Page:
Now that the White House has put a health-care plan on the table, Barack Obama says he wants the Republicans to do the same in Thursday's meeting with congressional leaders. Instead, Republicans should show the president where we should be going and what's wrong with what the White House has proposed.
It is disingenuous for Democrats to claim that they don't know what's in the Republican health-reform playbook. House Republicans filed more than 60 health-reform bills last year. Reps. Paul Ryan, Tom Price, and John Boehner filed comprehensive reform bills. A new list of proposals that Republicans support is published nearly every day. On health care, the president's problem with Republicans is not that Republicans have failed to offer policies. His problem is that he doesn't like Republicans' policies.
The president's proposal and the Democrats' rhetoric are full of words like "choice" and "competition," but they really mean command and control. Their approach creates overlapping layers of new laws and regulations intended to anticipate everything that could go wrong and prevent it. Every problem--the uninsured, rising insurance premiums, ineffective and expensive care--is supposedly addressed. Every solution further centralizes power and decision-making in Washington, and none of it comes cheap.
Worse yet, it won't succeed. The problem for social planners is that Americans do not always embrace their leaders' vision of social responsibility, particularly when that vision is at odds with their self-interest. Onerous provisions will be ignored, worked around, or even repealed if public opposition is strong enough.
What will work--in fact, what cannot be avoided--is a reform that levels with the American people about what is possible and what is necessary. The hard truth is that there is no magic bullet that will solve every problem once and for all. Health reform is a process, not a single act of Congress. To set that process into motion, we must first give individuals--not government--more control over health-care decisions.
We need better information about prices, insurance plans, and treatment alternatives. And we need to bear in mind that because health decisions are complicated, most people rely on expert agents--their family doctors, or their employers--to do much of the heavy lifting. These agents need better information and stronger incentives to provide options and advice that are truly in the best interest of the consumer.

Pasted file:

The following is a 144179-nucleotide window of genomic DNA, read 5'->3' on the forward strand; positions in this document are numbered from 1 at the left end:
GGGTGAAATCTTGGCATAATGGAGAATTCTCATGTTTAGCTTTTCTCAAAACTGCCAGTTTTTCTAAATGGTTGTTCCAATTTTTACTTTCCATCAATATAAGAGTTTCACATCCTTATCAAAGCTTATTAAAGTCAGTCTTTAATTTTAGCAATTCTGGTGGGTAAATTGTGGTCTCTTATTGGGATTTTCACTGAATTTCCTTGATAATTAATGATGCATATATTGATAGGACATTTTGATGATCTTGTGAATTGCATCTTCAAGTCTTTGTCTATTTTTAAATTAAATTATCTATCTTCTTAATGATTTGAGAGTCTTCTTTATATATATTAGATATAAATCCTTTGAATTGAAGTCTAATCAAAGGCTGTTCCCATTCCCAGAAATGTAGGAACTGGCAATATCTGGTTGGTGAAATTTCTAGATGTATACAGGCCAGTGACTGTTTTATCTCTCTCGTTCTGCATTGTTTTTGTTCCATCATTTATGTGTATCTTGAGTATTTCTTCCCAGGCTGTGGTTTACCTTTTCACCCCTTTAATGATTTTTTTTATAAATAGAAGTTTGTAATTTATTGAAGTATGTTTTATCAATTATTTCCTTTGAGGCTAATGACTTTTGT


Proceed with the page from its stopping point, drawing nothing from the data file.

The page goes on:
Second, we must face the fact that we live in a world of limited resources. For all the talk about "bending the cost curve," politicians on both sides of the aisle spend first and ask questions later. The three big entitlements--Medicare, Medicaid, and Social Security--are on steep spending paths that will only become steeper as the baby boomersretire. The tax break for employer health-insurance coverage is another open-ended entitlement. These programs need to go on a diet.
We could try to disguise the problem with price controls or, eventually, rationing, but these measures are ultimately self-defeating. They drive up demand for services while discouraging supply--a recipe for economic disaster. Instead, subsidies should be capped, with the amounts calibrated to reflect the health needs and ability to pay of beneficiaries. That means forging a new social compact, one that we can actually fulfill.
Third, we must build an accountable health system. Mandates, taxes, and penalties create accountability that flows in only one direction. Individuals and insurers are accountable to the government for adhering to the new rules, but the government is not directly accountable to those it regulates. As a result, bad decisions made in the political arena often persist for years without being corrected.
The alternative is greater reliance on market transactions rather than government rules. When consumers are not forced to buy products they do not want, an overpriced or inferior product will not sell, which is a clear signal to the supplier to make improvements.
Market-based health reform provides the tools by which the health system can become more effective, more efficient, and more responsive to patient needs. It relies on financial incentives rather than central direction, and it recognizes that a one-size-fits-all approach will not work in a country as diverse as ours.
A market approach is no panacea. It does not make promises to immediately solve every problem. Consumers are not guaranteed to be perfectly satisfied with the goods they purchase. But this approach offers a framework for continuing innovation and improvement. The market's strength lies in its flexibility and ability to adapt to change. This is the only real prescription for sustainable reform of our health-care system.
Joseph Antos is the Wilson H. Taylor Scholar in Health Care and retirement policy at AEI. Thomas P. Miller is a resident fellow at AEI. Their new report on health care reform, "A Better Prescription," was released on February 23.